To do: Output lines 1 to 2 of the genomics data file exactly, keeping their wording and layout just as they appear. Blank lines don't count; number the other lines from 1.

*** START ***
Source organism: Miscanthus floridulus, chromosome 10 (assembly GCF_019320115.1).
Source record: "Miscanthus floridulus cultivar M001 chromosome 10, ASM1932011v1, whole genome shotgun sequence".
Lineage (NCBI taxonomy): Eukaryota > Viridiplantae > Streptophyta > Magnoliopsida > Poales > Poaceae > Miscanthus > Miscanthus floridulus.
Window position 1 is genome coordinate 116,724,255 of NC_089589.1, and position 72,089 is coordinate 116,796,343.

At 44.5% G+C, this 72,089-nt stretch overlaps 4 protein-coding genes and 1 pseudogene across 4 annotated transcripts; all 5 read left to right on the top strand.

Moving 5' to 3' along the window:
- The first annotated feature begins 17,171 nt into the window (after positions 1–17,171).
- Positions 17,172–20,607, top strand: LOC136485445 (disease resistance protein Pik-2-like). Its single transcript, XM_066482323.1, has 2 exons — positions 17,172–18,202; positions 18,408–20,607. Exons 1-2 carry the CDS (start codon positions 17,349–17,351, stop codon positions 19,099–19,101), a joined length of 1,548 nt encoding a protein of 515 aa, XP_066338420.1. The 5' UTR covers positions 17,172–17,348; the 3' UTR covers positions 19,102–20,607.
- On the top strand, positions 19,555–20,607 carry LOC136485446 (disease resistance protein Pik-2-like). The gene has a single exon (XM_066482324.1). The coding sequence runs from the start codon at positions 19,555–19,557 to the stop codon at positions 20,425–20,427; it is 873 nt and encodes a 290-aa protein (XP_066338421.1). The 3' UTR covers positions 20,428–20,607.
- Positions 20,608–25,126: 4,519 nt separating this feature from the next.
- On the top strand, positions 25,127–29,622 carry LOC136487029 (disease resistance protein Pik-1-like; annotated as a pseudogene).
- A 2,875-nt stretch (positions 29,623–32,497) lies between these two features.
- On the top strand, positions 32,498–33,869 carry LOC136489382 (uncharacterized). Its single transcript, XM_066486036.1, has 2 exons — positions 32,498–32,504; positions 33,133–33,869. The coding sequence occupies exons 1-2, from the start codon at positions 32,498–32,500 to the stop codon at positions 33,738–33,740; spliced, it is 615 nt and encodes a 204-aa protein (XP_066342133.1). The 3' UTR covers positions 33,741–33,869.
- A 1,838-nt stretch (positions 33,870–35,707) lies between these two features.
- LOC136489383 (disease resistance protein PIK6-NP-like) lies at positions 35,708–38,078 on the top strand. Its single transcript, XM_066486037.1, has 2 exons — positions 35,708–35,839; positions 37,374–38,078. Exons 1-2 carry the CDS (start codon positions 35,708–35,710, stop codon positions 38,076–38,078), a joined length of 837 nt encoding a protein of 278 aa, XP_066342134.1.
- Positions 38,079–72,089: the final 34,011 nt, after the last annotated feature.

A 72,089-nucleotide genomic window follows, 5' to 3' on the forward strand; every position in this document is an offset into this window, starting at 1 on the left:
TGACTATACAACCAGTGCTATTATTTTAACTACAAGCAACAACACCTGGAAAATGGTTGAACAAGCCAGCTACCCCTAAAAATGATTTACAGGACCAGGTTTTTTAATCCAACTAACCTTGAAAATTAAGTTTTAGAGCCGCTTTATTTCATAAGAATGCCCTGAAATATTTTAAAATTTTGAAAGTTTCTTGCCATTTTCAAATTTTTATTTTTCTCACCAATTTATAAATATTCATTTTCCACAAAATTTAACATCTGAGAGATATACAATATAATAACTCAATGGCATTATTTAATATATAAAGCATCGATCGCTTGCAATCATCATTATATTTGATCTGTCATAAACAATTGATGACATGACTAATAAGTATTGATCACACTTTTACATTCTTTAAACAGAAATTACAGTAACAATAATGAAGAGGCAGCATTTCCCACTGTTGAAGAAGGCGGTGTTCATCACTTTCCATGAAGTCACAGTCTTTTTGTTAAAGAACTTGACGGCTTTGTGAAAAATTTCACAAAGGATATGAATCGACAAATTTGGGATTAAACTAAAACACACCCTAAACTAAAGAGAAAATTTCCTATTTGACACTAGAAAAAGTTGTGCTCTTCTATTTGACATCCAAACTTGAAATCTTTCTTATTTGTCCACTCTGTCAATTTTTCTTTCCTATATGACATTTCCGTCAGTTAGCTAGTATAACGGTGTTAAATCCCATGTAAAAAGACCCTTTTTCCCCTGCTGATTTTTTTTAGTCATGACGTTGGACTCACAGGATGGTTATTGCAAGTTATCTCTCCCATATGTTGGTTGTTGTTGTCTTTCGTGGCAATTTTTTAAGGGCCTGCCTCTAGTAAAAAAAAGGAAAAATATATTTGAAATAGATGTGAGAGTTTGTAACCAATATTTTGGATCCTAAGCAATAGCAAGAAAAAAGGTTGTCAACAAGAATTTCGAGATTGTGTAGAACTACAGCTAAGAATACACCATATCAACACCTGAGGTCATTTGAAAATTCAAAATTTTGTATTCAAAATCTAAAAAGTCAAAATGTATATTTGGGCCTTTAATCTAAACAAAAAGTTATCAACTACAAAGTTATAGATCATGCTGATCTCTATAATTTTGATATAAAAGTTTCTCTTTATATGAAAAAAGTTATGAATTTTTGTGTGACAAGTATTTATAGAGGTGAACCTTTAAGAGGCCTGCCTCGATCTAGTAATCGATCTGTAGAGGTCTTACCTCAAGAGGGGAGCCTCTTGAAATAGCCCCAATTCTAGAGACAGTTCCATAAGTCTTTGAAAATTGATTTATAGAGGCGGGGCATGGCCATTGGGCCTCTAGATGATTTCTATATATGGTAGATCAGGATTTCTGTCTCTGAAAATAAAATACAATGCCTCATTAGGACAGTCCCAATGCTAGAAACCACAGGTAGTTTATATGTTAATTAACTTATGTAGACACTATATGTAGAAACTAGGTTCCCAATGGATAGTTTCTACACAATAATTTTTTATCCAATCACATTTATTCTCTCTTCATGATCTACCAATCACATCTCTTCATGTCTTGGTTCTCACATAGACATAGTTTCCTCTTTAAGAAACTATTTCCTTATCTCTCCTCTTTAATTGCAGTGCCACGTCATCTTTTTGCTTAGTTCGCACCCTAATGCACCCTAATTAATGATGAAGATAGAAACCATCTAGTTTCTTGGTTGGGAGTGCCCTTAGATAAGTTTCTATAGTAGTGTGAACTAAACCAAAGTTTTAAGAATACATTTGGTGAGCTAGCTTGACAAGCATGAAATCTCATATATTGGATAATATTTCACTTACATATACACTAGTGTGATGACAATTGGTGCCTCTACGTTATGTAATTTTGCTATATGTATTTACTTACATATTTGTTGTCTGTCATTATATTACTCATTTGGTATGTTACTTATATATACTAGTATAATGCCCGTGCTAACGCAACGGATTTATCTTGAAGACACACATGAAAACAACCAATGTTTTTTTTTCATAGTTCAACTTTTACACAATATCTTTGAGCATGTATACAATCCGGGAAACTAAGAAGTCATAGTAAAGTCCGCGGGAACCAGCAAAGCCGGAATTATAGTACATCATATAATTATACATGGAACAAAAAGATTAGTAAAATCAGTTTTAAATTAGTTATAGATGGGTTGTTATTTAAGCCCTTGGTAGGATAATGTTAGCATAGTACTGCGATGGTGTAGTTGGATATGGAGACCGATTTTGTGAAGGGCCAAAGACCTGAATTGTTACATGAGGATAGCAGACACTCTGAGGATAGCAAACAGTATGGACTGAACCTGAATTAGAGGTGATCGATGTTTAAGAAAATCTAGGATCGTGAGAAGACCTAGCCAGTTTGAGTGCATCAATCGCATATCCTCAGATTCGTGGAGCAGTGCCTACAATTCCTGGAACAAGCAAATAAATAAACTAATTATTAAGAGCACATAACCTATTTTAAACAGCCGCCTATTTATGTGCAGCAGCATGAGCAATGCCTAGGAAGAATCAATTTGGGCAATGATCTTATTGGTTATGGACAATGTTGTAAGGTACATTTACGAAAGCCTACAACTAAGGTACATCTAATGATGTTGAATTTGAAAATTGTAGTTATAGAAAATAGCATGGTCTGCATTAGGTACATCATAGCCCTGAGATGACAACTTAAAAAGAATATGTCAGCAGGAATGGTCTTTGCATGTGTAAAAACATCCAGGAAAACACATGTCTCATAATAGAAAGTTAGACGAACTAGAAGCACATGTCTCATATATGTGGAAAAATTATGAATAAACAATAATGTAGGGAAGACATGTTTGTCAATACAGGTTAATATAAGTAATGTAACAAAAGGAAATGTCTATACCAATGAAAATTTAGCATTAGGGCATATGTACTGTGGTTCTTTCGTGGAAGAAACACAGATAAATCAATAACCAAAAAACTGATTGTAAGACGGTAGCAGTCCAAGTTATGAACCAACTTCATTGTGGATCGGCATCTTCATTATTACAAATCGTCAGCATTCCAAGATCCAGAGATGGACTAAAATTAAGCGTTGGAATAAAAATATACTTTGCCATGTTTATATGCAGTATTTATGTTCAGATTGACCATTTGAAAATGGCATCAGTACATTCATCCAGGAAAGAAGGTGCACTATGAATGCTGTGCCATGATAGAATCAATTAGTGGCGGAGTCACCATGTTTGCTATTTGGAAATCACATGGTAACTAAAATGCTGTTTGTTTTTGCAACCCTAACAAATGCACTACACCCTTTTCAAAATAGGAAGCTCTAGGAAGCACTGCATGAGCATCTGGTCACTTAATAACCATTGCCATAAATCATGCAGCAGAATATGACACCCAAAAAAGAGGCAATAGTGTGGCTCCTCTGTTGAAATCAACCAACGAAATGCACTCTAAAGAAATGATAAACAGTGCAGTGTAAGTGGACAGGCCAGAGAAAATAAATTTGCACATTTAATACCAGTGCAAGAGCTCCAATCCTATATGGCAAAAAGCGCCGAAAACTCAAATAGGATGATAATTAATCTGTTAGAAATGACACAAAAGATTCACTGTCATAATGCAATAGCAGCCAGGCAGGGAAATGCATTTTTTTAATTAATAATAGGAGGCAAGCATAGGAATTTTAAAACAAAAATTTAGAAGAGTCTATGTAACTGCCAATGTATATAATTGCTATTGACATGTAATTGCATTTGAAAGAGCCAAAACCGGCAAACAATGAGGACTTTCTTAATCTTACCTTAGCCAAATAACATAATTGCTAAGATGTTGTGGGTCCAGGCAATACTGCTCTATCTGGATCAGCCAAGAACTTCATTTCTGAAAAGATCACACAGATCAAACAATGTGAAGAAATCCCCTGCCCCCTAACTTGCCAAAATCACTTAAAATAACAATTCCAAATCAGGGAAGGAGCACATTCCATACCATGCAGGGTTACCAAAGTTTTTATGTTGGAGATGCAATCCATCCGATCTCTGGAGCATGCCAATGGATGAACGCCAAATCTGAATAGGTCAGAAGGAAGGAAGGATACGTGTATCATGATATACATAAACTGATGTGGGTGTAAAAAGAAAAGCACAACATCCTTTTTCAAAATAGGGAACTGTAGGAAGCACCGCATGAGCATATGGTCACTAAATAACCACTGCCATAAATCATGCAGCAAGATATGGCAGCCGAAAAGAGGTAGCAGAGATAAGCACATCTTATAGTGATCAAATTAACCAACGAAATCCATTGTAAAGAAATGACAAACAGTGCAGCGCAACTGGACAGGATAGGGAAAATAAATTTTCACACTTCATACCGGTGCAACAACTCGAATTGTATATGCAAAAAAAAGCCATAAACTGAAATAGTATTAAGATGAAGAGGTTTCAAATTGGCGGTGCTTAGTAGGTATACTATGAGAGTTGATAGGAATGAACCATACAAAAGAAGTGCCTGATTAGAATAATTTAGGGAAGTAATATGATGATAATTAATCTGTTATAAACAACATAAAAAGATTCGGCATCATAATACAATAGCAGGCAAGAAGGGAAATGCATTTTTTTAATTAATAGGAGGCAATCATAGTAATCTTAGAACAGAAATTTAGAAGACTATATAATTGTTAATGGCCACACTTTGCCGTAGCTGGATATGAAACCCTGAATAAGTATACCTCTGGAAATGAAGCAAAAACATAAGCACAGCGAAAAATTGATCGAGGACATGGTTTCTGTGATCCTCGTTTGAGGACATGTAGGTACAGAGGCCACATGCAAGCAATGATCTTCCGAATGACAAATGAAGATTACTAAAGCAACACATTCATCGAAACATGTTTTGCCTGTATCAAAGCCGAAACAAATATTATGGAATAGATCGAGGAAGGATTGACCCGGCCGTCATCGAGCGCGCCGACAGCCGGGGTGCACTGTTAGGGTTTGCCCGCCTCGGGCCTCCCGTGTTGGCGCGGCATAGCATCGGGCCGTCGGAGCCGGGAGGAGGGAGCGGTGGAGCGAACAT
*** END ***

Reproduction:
Source organism: Miscanthus floridulus, chromosome 10 (assembly GCF_019320115.1).
Source record: "Miscanthus floridulus cultivar M001 chromosome 10, ASM1932011v1, whole genome shotgun sequence".